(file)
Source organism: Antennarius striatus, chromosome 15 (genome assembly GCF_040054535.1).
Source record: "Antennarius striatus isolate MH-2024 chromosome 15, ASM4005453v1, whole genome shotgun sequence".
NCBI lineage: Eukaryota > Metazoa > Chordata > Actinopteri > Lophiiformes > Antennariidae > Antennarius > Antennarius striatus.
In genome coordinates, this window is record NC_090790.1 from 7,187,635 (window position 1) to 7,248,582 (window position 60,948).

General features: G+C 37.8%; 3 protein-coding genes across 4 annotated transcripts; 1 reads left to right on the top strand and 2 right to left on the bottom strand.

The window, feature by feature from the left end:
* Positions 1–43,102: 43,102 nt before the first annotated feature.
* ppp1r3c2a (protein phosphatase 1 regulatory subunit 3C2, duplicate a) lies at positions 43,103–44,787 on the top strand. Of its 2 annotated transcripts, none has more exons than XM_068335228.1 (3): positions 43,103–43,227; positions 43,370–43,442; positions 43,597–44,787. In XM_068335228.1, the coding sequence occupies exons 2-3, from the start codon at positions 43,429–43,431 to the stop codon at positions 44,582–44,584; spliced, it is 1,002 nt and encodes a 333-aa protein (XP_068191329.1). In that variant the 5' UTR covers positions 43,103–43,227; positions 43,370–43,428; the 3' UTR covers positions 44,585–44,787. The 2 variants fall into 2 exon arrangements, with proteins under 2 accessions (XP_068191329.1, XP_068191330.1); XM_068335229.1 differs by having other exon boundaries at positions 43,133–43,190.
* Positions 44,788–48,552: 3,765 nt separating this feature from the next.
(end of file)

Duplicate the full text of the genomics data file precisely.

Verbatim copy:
Source organism: Antennarius striatus, chromosome 15 (genome assembly GCF_040054535.1).
Source record: "Antennarius striatus isolate MH-2024 chromosome 15, ASM4005453v1, whole genome shotgun sequence".
NCBI lineage: Eukaryota > Metazoa > Chordata > Actinopteri > Lophiiformes > Antennariidae > Antennarius > Antennarius striatus.
In genome coordinates, this window is record NC_090790.1 from 7,187,635 (window position 1) to 7,248,582 (window position 60,948).

General features: G+C 37.8%; 3 protein-coding genes across 4 annotated transcripts; 1 reads left to right on the top strand and 2 right to left on the bottom strand.

The window, feature by feature from the left end:
* Positions 1–43,102: 43,102 nt before the first annotated feature.
* ppp1r3c2a (protein phosphatase 1 regulatory subunit 3C2, duplicate a) lies at positions 43,103–44,787 on the top strand. Of its 2 annotated transcripts, none has more exons than XM_068335228.1 (3): positions 43,103–43,227; positions 43,370–43,442; positions 43,597–44,787. In XM_068335228.1, the coding sequence occupies exons 2-3, from the start codon at positions 43,429–43,431 to the stop codon at positions 44,582–44,584; spliced, it is 1,002 nt and encodes a 333-aa protein (XP_068191329.1). In that variant the 5' UTR covers positions 43,103–43,227; positions 43,370–43,428; the 3' UTR covers positions 44,585–44,787. The 2 variants fall into 2 exon arrangements, with proteins under 2 accessions (XP_068191329.1, XP_068191330.1); XM_068335229.1 differs by having other exon boundaries at positions 43,133–43,190.
* Positions 44,788–48,552: 3,765 nt separating this feature from the next.